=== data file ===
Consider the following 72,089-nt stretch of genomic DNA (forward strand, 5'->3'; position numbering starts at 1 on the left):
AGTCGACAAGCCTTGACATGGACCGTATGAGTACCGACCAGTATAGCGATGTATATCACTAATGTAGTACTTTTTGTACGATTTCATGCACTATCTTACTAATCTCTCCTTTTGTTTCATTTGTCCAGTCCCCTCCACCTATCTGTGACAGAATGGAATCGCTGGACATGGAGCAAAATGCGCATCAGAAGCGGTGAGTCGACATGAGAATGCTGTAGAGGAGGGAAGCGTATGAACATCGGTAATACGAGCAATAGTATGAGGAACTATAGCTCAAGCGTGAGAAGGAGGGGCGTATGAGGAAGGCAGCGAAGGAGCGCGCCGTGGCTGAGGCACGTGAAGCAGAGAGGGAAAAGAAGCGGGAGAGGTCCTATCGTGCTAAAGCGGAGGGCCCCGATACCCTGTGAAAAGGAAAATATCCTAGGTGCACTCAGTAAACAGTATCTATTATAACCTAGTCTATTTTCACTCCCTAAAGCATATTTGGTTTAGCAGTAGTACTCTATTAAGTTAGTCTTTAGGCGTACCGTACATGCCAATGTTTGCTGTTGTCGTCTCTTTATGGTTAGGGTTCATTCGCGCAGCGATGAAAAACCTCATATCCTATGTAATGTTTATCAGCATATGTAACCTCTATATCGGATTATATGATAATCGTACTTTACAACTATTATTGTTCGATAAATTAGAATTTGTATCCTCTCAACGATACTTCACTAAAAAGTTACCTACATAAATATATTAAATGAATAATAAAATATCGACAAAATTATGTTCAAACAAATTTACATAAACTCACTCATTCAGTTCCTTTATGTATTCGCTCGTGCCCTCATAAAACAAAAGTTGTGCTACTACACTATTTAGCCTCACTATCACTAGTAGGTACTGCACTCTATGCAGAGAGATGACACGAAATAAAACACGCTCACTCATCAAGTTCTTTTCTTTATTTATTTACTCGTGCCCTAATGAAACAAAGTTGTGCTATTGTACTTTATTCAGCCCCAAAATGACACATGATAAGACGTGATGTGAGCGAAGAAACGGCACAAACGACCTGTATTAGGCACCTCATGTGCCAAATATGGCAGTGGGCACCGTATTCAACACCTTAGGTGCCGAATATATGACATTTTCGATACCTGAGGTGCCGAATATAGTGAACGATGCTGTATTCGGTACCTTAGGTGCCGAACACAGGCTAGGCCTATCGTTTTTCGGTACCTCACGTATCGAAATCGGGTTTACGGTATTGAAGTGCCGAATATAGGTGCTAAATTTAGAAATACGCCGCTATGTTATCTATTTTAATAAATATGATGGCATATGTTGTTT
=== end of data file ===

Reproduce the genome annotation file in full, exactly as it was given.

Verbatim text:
Consider the following 72,089-nt stretch of genomic DNA (forward strand, 5'->3'; position numbering starts at 1 on the left):
AGTCGACAAGCCTTGACATGGACCGTATGAGTACCGACCAGTATAGCGATGTATATCACTAATGTAGTACTTTTTGTACGATTTCATGCACTATCTTACTAATCTCTCCTTTTGTTTCATTTGTCCAGTCCCCTCCACCTATCTGTGACAGAATGGAATCGCTGGACATGGAGCAAAATGCGCATCAGAAGCGGTGAGTCGACATGAGAATGCTGTAGAGGAGGGAAGCGTATGAACATCGGTAATACGAGCAATAGTATGAGGAACTATAGCTCAAGCGTGAGAAGGAGGGGCGTATGAGGAAGGCAGCGAAGGAGCGCGCCGTGGCTGAGGCACGTGAAGCAGAGAGGGAAAAGAAGCGGGAGAGGTCCTATCGTGCTAAAGCGGAGGGCCCCGATACCCTGTGAAAAGGAAAATATCCTAGGTGCACTCAGTAAACAGTATCTATTATAACCTAGTCTATTTTCACTCCCTAAAGCATATTTGGTTTAGCAGTAGTACTCTATTAAGTTAGTCTTTAGGCGTACCGTACATGCCAATGTTTGCTGTTGTCGTCTCTTTATGGTTAGGGTTCATTCGCGCAGCGATGAAAAACCTCATATCCTATGTAATGTTTATCAGCATATGTAACCTCTATATCGGATTATATGATAATCGTACTTTACAACTATTATTGTTCGATAAATTAGAATTTGTATCCTCTCAACGATACTTCACTAAAAAGTTACCTACATAAATATATTAAATGAATAATAAAATATCGACAAAATTATGTTCAAACAAATTTACATAAACTCACTCATTCAGTTCCTTTATGTATTCGCTCGTGCCCTCATAAAACAAAAGTTGTGCTACTACACTATTTAGCCTCACTATCACTAGTAGGTACTGCACTCTATGCAGAGAGATGACACGAAATAAAACACGCTCACTCATCAAGTTCTTTTCTTTATTTATTTACTCGTGCCCTAATGAAACAAAGTTGTGCTATTGTACTTTATTCAGCCCCAAAATGACACATGATAAGACGTGATGTGAGCGAAGAAACGGCACAAACGACCTGTATTAGGCACCTCATGTGCCAAATATGGCAGTGGGCACCGTATTCAACACCTTAGGTGCCGAATATATGACATTTTCGATACCTGAGGTGCCGAATATAGTGAACGATGCTGTATTCGGTACCTTAGGTGCCGAACACAGGCTAGGCCTATCGTTTTTCGGTACCTCACGTATCGAAATCGGGTTTACGGTATTGAAGTGCCGAATATAGGTGCTAAATTTAGAAATACGCCGCTATGTTATCTATTTTAATAAATATGATGGCATATGTTGTTT